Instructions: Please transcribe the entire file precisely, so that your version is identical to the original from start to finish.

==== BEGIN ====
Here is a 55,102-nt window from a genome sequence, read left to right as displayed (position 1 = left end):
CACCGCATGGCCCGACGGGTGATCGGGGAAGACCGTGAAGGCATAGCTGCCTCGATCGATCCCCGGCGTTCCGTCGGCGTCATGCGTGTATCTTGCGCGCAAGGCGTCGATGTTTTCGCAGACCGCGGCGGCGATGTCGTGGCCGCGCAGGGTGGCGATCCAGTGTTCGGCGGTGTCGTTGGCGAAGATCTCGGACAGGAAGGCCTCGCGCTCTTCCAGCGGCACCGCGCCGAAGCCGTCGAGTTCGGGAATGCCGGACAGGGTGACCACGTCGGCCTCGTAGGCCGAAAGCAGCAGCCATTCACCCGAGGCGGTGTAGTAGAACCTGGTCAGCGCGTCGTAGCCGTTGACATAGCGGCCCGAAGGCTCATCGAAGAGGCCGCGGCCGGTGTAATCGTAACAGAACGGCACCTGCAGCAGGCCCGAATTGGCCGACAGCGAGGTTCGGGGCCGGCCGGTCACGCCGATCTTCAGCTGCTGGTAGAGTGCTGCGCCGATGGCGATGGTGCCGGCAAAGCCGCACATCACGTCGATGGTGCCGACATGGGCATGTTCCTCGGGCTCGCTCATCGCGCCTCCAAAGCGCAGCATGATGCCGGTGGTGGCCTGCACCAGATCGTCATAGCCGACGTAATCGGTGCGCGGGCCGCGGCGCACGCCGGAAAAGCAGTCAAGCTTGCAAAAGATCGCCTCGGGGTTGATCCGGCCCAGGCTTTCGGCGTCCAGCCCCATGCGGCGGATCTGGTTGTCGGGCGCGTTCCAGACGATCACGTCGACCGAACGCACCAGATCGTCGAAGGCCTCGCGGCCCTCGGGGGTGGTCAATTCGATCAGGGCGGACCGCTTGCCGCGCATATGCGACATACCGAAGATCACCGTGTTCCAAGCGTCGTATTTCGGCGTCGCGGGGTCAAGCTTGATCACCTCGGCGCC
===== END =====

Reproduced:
Here is a 55,102-nt window from a genome sequence, read left to right as displayed (position 1 = left end):
CACCGCATGGCCCGACGGGTGATCGGGGAAGACCGTGAAGGCATAGCTGCCTCGATCGATCCCCGGCGTTCCGTCGGCGTCATGCGTGTATCTTGCGCGCAAGGCGTCGATGTTTTCGCAGACCGCGGCGGCGATGTCGTGGCCGCGCAGGGTGGCGATCCAGTGTTCGGCGGTGTCGTTGGCGAAGATCTCGGACAGGAAGGCCTCGCGCTCTTCCAGCGGCACCGCGCCGAAGCCGTCGAGTTCGGGAATGCCGGACAGGGTGACCACGTCGGCCTCGTAGGCCGAAAGCAGCAGCCATTCACCCGAGGCGGTGTAGTAGAACCTGGTCAGCGCGTCGTAGCCGTTGACATAGCGGCCCGAAGGCTCATCGAAGAGGCCGCGGCCGGTGTAATCGTAACAGAACGGCACCTGCAGCAGGCCCGAATTGGCCGACAGCGAGGTTCGGGGCCGGCCGGTCACGCCGATCTTCAGCTGCTGGTAGAGTGCTGCGCCGATGGCGATGGTGCCGGCAAAGCCGCACATCACGTCGATGGTGCCGACATGGGCATGTTCCTCGGGCTCGCTCATCGCGCCTCCAAAGCGCAGCATGATGCCGGTGGTGGCCTGCACCAGATCGTCATAGCCGACGTAATCGGTGCGCGGGCCGCGGCGCACGCCGGAAAAGCAGTCAAGCTTGCAAAAGATCGCCTCGGGGTTGATCCGGCCCAGGCTTTCGGCGTCCAGCCCCATGCGGCGGATCTGGTTGTCGGGCGCGTTCCAGACGATCACGTCGACCGAACGCACCAGATCGTCGAAGGCCTCGCGGCCCTCGGGGGTGGTCAATTCGATCAGGGCGGACCGCTTGCCGCGCATATGCGACATACCGAAGATCACCGTGTTCCAAGCGTCGTATTTCGGCGTCGCGGGGTCAAGCTTGATCACCTCGGCGCC